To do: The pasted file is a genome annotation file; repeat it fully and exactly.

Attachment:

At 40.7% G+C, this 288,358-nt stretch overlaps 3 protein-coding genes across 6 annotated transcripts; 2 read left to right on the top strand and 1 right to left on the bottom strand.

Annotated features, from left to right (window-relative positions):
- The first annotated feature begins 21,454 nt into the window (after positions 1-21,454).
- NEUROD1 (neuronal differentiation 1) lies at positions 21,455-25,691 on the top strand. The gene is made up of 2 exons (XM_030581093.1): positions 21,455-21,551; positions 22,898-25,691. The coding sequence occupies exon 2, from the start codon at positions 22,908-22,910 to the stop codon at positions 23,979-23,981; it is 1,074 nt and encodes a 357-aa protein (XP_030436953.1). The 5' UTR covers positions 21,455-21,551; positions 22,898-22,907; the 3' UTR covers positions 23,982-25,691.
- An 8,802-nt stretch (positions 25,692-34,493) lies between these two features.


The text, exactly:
At 40.7% G+C, this 288,358-nt stretch overlaps 3 protein-coding genes across 6 annotated transcripts; 2 read left to right on the top strand and 1 right to left on the bottom strand.

Annotated features, from left to right (window-relative positions):
- The first annotated feature begins 21,454 nt into the window (after positions 1-21,454).
- NEUROD1 (neuronal differentiation 1) lies at positions 21,455-25,691 on the top strand. The gene is made up of 2 exons (XM_030581093.1): positions 21,455-21,551; positions 22,898-25,691. The coding sequence occupies exon 2, from the start codon at positions 22,908-22,910 to the stop codon at positions 23,979-23,981; it is 1,074 nt and encodes a 357-aa protein (XP_030436953.1). The 5' UTR covers positions 21,455-21,551; positions 22,898-22,907; the 3' UTR covers positions 23,982-25,691.
- An 8,802-nt stretch (positions 25,692-34,493) lies between these two features.